First Language Lessons
As I mentioned in a previous post we are going to carry on with homeschool (roughly 3 days a week) through the summer. I’m aware that our family rhythm is going to be very disrupted in the autumn, with weeks of finishing the build and moving house. So I’d like to feel that we are a little ‘ahead’ so that we can get ‘behind’ and feel that all things have worked out equally. It makes sense in my head.
But I’m also aware that it is the summer and that means getting outside and enjoying the good weather is priority number 1, so how to fit in lessons with fun summer time? Well I think I’ve found the answer, at least the answer for us. My friend loaned me her copy of First Language Lessons by Jessie Wise, and I am finding that it is ideal. The lessons are short but build on one another. They reinforce core skills (narration, memorisation, good grammar) but are brief and fun.
I’ve only done 2 lessons so far but they have been enjoyable and allowed for a variance in approach that I feel works very well for us. For lesson 1 (learning about nouns) I had Huwyl bounce on the mini trampoline the whole time. He was memorising the definition while moving his body and releasing energy. I had in my mind something I’d been reading in Boys Alive! by Janet Allison ( who has written a great article here on this topic), she says with boys it is always “physical first”. They require movement in order to think and this is especially true of Huwyl. I’m also hoping to build positive kinaesthetic associations with learning and good feelings. Too often learning is associated with physical confinement, irritation and discomfort. I hope that if Huwyl’s body is comfortable when he is learning that his mind will be more free and associate learning with a nice rush of endorphins!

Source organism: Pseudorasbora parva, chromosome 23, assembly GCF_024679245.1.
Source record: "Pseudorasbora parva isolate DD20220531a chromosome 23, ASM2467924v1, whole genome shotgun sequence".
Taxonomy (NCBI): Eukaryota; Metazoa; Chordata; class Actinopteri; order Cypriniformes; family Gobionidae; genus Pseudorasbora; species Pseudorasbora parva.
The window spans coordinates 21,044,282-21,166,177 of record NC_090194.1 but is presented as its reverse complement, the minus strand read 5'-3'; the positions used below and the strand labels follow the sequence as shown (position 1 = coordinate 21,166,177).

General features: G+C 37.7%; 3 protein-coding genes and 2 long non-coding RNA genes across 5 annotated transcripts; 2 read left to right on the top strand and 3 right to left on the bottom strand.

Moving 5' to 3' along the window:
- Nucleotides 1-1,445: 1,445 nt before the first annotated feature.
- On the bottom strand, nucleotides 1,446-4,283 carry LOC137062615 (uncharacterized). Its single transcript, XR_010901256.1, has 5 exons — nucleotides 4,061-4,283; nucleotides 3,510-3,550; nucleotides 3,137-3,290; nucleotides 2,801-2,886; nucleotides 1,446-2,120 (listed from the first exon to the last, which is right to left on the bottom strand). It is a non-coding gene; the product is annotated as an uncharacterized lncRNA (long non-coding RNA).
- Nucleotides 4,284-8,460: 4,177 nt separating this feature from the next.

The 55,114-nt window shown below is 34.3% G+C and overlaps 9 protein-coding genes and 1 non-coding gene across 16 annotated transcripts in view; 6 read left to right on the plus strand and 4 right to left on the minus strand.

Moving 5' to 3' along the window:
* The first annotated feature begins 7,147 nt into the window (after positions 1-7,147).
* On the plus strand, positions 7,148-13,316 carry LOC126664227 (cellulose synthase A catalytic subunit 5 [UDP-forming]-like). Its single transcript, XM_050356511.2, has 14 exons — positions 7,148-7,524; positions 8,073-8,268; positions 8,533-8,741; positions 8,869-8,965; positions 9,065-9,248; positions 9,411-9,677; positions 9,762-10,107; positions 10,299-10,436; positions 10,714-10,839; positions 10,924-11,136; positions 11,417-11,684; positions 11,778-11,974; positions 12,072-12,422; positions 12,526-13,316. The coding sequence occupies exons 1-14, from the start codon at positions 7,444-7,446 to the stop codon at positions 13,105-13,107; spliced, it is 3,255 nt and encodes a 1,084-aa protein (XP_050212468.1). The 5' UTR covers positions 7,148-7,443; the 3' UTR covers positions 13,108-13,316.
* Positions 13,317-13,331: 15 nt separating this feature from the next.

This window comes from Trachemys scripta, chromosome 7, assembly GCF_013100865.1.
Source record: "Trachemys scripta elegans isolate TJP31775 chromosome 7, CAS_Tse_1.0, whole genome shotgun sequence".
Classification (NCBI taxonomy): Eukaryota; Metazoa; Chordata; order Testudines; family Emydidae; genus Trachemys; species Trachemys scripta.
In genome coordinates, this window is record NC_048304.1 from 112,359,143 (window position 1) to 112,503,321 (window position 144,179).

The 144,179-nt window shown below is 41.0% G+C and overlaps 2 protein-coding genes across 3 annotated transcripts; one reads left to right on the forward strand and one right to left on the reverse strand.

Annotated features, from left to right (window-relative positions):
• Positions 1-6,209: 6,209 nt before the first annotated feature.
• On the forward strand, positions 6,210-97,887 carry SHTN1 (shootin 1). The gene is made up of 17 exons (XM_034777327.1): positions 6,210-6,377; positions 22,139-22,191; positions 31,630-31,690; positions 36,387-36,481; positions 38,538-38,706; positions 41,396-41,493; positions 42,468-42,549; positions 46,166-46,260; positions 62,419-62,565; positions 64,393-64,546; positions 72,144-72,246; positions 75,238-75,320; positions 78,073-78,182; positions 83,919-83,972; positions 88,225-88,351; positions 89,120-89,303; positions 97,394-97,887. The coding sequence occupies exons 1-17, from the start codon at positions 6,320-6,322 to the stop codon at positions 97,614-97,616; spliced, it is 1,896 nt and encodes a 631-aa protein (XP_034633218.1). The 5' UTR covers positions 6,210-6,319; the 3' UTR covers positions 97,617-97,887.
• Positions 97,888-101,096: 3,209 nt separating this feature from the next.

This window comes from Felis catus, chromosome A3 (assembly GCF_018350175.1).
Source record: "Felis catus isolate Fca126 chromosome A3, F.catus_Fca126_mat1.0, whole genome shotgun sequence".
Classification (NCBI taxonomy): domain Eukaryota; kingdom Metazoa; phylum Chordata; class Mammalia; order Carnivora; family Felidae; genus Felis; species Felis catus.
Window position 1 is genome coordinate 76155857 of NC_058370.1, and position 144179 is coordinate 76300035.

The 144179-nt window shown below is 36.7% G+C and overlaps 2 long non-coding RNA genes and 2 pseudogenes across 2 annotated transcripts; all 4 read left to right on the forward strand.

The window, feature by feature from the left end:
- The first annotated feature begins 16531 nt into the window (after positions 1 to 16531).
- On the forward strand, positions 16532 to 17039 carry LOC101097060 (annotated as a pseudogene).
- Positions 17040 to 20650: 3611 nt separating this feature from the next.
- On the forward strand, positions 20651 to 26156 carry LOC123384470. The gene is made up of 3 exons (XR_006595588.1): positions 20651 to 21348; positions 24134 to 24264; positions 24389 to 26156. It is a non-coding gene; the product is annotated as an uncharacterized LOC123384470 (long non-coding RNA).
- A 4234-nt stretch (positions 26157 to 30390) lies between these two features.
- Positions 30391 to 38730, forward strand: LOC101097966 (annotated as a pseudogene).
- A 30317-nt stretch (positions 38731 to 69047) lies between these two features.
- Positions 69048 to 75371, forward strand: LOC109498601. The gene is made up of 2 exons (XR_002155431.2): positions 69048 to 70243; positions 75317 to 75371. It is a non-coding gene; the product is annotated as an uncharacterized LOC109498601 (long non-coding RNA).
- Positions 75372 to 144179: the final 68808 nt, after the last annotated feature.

Today we memorised the poem The Caterpillar by Christina Rossetti. Huwyl find memorising quite easy, I think because he is like me and has a strong tendency towards aural learning (learning through hearing). We also made up little hand movements to go along with the poem to make it fun and he loved the feeling of ‘joining in’ with me as we repeated the words and they became familiar. The ‘enrichment’ activity was to illustrate the poem, so we worked on that together doing a bit of a mixed media picture with collage pieces and his own drawings.
We used the back of an old set of house plans for the drawing to allow him a good surface area to describe the whole ‘story’. I also asked him to write the title and author’s name at the top for a bit of added handwriting practice. I wrote the words out on his whiteboard first (we use this for All About Spelling lessons as I find it is too difficult for him to use paper and pencil, it makes ‘mistakes’ too permanent and hinders progress) and he copied them, he prefers this kind of concrete support and it is laying the foundations for doing some copy work down the line.
I envisage using this book 2-3 times a week along with a lesson of All About Spelling each week; both support reading skills but are using different approaches and developing Huwyl’s capacities in different ways. I’ve really enjoyed everything I’ve purchased from Peace Hill Press so far (we also have Story of the World) and particularly enjoy the almost scripted nature of the lessons. This allows me to relax as I know what I’m doing and what outcomes I’m looking for but there is plenty of flexibility in making the lessons fun and a varied approach that differentiates the lessons from one another.
Classical Education (which I am mixing with the Charlotte Mason approach, a bit of Waldorf and a bit of whatever we fancy) sounds a bit dull and yet I’ve found the texts I’ve used so far to be upbeat, varied and full of fun. I’m looking forward to continuing on with our lessons through the summer and am imagining a few taking place in or next to the swimming pool, I’ll let you know how that goes!